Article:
I agree with figuerres that code like this is just asking for trouble.
Even though you can't use the third i until after it's declared, its scope is still the main method block.
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Okay, so I like how Apple Pay is set up. It seems just as secure, if not more so, than chip-and-pin (which can't come soon enough to the U.S.). And if the chip-and-pin readers all support NFC payments by default, then it's a win-win.
My only remaining question is whether the NFC readers will also support other payment systems, or if they're locked into Apple.
Not sure how much all this brand shuffling matters anyways:
Actually, on account.live.com you can remove all trusted devices so they'll have to use a code again. So if your laptop gets stolen, simply do that and they still won't be able to get into your account. Or just change your password, for that matter, which would require them to sign in again even though you selected "remember me."
Good point, and for something like a stolen laptop, it makes sense.
I have two-factor auth enabled for my Microsoft Account, but that doesn't help me if my laptop is stolen. "I use this device often. Remember Me".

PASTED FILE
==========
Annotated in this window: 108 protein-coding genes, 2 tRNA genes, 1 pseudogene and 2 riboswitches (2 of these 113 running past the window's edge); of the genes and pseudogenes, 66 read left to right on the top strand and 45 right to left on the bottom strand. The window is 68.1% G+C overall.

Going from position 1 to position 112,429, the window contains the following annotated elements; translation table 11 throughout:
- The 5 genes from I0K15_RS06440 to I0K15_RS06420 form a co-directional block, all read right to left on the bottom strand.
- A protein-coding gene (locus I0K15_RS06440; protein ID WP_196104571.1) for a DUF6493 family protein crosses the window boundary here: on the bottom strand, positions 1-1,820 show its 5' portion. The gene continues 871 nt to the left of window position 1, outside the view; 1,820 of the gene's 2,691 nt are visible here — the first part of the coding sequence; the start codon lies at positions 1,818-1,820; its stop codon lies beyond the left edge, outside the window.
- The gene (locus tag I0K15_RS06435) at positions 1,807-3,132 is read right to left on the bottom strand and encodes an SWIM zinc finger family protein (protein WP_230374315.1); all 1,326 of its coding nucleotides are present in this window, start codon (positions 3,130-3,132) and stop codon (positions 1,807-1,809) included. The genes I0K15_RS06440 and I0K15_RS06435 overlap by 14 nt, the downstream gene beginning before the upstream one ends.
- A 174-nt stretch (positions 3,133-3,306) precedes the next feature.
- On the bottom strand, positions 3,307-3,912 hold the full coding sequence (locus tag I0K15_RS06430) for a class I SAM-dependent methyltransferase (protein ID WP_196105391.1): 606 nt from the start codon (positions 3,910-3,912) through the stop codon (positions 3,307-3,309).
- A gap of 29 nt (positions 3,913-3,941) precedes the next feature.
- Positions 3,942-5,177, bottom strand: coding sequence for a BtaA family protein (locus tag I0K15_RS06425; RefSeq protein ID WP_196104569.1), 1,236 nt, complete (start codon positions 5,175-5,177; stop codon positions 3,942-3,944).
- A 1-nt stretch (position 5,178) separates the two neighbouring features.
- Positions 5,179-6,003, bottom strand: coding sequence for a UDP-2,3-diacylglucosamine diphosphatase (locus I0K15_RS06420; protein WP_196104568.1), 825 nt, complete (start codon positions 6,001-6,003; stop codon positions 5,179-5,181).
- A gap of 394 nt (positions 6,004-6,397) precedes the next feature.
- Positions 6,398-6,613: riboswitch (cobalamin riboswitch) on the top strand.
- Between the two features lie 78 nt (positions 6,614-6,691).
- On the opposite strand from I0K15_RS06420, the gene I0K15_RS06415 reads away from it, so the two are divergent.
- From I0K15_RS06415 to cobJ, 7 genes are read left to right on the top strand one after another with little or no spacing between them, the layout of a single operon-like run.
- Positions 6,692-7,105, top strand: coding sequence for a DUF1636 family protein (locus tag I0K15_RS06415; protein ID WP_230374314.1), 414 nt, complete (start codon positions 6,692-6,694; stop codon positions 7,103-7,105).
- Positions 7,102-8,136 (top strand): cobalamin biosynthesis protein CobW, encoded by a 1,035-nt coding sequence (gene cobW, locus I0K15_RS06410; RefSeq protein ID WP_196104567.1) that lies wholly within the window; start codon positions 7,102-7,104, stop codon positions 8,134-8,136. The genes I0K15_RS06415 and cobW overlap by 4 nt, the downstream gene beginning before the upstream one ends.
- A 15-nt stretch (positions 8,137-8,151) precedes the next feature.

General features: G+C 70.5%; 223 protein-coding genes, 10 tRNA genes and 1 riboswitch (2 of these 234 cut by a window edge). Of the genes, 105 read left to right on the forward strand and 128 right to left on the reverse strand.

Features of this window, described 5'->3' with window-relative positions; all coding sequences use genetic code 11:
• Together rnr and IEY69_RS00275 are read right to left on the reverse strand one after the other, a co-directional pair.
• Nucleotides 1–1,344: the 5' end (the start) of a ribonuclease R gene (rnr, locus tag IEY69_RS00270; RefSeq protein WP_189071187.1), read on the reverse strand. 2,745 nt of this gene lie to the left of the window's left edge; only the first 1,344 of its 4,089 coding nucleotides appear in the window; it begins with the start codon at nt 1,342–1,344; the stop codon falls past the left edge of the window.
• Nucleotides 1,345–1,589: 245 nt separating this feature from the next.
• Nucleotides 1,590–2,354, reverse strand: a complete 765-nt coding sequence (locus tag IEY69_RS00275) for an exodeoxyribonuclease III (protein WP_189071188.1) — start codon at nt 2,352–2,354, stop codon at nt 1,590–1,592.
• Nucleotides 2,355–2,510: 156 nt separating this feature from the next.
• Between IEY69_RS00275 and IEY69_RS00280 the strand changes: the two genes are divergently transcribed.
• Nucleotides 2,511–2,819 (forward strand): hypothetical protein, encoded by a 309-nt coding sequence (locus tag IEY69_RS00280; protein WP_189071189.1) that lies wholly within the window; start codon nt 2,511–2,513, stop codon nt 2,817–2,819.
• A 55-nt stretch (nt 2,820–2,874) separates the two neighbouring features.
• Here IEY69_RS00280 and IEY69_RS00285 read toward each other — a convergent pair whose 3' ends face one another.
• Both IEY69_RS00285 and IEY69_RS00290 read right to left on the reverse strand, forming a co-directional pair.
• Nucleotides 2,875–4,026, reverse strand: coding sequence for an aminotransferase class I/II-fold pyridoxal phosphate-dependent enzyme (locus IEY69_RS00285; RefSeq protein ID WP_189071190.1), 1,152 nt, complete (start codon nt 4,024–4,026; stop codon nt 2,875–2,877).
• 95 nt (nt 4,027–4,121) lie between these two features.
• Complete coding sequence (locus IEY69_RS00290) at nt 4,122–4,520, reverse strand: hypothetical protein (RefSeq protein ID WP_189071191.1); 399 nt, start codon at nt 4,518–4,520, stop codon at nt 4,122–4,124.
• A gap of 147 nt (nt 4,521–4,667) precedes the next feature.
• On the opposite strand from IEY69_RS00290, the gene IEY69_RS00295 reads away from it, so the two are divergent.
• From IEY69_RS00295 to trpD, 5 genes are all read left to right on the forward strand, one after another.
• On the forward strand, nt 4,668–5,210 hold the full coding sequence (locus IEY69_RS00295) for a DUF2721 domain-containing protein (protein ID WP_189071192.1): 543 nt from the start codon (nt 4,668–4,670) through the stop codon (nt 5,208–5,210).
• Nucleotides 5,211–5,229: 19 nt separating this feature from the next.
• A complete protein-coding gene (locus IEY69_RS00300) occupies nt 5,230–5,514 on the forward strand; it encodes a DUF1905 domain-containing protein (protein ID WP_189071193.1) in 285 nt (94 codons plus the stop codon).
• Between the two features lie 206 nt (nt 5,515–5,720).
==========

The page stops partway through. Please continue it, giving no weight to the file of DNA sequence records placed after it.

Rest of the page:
I have a set of passwords of varying complexity. Gmail gets my weakest. The worst someone with that password could do is post as me on forums and pay my retail credit card bills.
Microsoft account gets its own password. Banks/Facebook/Credit Cards get another password.
My last job stored everything in official Word documents that were printed and signed, then scanned and stored on a file server forever. No one ever looked at them.
My current job has no documents. Requirements could be gathered with some work from TFS work items.
Somewhere in the middle is probably best. I think a shared OneNote notebook for each project would be ideal.
@DeathByVisualStudio: We looked at it. It essentially stores all of the create scripts in source control and you can then deploy by running SQLCompare against those scripts instead of a live database.
We haven't decided what to do yet, so our databases are still uncontrolled.
I've looked at it a few times, but have never used it on a real project. Most of our apps access a shared database, so I'd either need to have two solutions going, or have the same database project in every solution, and that just gets messy from a source control perspective.
We use RedGate SQL Compare for moving DB changes between environments. It does a great job 99% of the time.